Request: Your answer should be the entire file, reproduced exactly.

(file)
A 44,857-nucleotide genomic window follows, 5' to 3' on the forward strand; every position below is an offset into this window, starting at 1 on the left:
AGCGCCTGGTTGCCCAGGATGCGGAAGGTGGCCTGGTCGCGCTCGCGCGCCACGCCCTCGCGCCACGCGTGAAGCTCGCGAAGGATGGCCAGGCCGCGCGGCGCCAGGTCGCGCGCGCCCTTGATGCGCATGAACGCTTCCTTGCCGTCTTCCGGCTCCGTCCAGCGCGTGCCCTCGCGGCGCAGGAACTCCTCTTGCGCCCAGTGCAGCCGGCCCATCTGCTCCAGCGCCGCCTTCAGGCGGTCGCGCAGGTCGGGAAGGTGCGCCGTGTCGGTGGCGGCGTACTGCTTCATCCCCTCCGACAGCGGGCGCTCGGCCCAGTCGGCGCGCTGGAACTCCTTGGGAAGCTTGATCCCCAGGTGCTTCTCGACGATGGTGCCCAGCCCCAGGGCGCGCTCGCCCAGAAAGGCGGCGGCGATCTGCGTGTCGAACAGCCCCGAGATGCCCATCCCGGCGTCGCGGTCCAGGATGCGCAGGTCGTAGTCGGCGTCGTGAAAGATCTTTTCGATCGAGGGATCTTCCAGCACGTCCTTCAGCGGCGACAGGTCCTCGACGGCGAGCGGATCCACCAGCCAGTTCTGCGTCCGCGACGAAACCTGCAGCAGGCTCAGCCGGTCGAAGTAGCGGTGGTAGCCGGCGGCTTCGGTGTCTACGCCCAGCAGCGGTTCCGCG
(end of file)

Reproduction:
A 44,857-nucleotide genomic window follows, 5' to 3' on the forward strand; every position below is an offset into this window, starting at 1 on the left:
AGCGCCTGGTTGCCCAGGATGCGGAAGGTGGCCTGGTCGCGCTCGCGCGCCACGCCCTCGCGCCACGCGTGAAGCTCGCGAAGGATGGCCAGGCCGCGCGGCGCCAGGTCGCGCGCGCCCTTGATGCGCATGAACGCTTCCTTGCCGTCTTCCGGCTCCGTCCAGCGCGTGCCCTCGCGGCGCAGGAACTCCTCTTGCGCCCAGTGCAGCCGGCCCATCTGCTCCAGCGCCGCCTTCAGGCGGTCGCGCAGGTCGGGAAGGTGCGCCGTGTCGGTGGCGGCGTACTGCTTCATCCCCTCCGACAGCGGGCGCTCGGCCCAGTCGGCGCGCTGGAACTCCTTGGGAAGCTTGATCCCCAGGTGCTTCTCGACGATGGTGCCCAGCCCCAGGGCGCGCTCGCCCAGAAAGGCGGCGGCGATCTGCGTGTCGAACAGCCCCGAGATGCCCATCCCGGCGTCGCGGTCCAGGATGCGCAGGTCGTAGTCGGCGTCGTGAAAGATCTTTTCGATCGAGGGATCTTCCAGCACGTCCTTCAGCGGCGACAGGTCCTCGACGGCGAGCGGATCCACCAGCCAGTTCTGCGTCCGCGACGAAACCTGCAGCAGGCTCAGCCGGTCGAAGTAGCGGTGGTAGCCGGCGGCTTCGGTGTCTACGCCCAGCAGCGGTTCCGCG